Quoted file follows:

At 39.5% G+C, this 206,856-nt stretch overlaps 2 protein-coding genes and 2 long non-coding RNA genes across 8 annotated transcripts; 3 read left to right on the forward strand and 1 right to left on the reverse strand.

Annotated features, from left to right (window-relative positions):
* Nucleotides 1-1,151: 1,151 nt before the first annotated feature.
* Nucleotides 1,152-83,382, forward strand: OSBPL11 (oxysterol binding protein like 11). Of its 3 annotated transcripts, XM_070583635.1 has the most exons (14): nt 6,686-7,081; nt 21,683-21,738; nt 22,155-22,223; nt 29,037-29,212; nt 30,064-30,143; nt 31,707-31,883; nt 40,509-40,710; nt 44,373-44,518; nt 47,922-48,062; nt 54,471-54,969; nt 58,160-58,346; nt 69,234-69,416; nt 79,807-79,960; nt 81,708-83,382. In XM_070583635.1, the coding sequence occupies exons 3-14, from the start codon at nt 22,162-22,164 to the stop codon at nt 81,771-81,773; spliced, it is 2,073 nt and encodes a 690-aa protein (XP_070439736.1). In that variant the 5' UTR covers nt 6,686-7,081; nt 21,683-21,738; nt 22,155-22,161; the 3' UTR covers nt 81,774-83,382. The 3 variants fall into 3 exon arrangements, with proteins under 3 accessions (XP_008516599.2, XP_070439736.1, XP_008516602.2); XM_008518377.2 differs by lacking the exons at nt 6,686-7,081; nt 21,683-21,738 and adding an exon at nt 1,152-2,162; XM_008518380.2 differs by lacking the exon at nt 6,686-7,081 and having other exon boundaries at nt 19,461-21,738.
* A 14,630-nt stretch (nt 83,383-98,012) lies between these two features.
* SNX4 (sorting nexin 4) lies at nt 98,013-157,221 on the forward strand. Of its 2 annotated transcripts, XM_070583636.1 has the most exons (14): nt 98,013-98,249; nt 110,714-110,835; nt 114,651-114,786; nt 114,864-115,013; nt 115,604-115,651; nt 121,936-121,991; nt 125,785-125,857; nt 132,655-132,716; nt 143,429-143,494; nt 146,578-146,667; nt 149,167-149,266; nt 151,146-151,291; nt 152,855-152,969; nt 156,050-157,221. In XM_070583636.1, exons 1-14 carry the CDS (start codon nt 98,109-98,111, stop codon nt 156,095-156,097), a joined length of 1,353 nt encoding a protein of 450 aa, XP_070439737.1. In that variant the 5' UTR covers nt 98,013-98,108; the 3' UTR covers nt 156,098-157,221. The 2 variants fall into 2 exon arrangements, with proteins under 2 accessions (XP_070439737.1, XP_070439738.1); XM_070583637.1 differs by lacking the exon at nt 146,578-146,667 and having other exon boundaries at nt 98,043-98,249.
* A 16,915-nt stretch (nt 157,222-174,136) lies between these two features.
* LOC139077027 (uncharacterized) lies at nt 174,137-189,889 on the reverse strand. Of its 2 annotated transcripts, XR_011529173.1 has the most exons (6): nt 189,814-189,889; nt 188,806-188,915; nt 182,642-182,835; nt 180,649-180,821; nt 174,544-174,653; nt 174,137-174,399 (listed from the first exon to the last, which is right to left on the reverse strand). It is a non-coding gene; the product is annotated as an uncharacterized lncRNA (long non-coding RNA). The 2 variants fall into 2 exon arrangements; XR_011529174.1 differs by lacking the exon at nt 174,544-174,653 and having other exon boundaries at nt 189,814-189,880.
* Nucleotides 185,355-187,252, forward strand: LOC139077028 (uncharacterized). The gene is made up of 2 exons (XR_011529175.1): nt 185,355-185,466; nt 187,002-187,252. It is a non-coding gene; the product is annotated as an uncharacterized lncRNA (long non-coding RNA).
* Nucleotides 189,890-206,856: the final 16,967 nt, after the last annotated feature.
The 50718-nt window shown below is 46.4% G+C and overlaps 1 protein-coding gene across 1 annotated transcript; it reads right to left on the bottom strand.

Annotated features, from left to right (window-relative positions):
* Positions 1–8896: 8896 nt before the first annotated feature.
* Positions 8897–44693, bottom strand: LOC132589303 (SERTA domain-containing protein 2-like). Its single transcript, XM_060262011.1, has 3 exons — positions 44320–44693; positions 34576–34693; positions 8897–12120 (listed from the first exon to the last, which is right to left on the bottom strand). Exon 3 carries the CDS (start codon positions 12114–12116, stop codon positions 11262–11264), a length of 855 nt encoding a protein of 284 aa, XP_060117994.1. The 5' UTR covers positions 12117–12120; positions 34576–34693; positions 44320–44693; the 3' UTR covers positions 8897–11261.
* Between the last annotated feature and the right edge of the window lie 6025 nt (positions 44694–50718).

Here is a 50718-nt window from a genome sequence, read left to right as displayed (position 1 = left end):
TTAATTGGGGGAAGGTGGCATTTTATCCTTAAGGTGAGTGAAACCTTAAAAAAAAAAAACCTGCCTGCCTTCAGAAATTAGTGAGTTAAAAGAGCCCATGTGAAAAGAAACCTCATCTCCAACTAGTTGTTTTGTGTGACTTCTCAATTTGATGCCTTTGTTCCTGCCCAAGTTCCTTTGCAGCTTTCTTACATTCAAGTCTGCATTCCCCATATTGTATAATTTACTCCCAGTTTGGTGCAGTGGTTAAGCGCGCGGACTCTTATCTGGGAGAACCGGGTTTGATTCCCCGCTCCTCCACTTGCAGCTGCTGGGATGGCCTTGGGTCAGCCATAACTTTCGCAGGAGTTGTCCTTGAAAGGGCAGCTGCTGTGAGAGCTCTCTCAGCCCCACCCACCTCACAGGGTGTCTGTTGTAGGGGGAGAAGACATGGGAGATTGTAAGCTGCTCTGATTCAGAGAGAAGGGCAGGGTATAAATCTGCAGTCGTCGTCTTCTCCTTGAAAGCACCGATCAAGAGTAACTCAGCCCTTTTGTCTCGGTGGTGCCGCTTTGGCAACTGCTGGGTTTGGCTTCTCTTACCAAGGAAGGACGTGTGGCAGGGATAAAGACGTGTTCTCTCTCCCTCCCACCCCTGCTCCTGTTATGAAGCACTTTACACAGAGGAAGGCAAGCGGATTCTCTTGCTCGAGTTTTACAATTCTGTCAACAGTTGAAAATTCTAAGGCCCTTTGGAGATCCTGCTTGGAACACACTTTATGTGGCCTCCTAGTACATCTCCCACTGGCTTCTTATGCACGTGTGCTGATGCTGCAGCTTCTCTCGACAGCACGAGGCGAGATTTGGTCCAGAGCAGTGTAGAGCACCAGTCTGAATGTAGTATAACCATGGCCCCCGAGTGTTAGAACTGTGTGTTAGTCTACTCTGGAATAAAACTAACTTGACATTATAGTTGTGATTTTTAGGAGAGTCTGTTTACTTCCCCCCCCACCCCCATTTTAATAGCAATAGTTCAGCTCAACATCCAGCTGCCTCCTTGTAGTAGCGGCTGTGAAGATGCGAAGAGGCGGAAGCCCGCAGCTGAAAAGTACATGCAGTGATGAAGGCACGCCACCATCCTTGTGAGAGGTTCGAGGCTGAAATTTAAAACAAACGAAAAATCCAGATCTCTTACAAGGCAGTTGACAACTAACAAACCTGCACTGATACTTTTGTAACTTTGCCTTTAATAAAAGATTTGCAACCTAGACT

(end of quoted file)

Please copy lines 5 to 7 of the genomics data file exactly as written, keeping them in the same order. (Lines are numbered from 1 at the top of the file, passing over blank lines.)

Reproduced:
* A 14,630-nt stretch (nt 83,383-98,012) lies between these two features.
* SNX4 (sorting nexin 4) lies at nt 98,013-157,221 on the forward strand. Of its 2 annotated transcripts, XM_070583636.1 has the most exons (14): nt 98,013-98,249; nt 110,714-110,835; nt 114,651-114,786; nt 114,864-115,013; nt 115,604-115,651; nt 121,936-121,991; nt 125,785-125,857; nt 132,655-132,716; nt 143,429-143,494; nt 146,578-146,667; nt 149,167-149,266; nt 151,146-151,291; nt 152,855-152,969; nt 156,050-157,221. In XM_070583636.1, exons 1-14 carry the CDS (start codon nt 98,109-98,111, stop codon nt 156,095-156,097), a joined length of 1,353 nt encoding a protein of 450 aa, XP_070439737.1. In that variant the 5' UTR covers nt 98,013-98,108; the 3' UTR covers nt 156,098-157,221. The 2 variants fall into 2 exon arrangements, with proteins under 2 accessions (XP_070439737.1, XP_070439738.1); XM_070583637.1 differs by lacking the exon at nt 146,578-146,667 and having other exon boundaries at nt 98,043-98,249.
* A 16,915-nt stretch (nt 157,222-174,136) lies between these two features.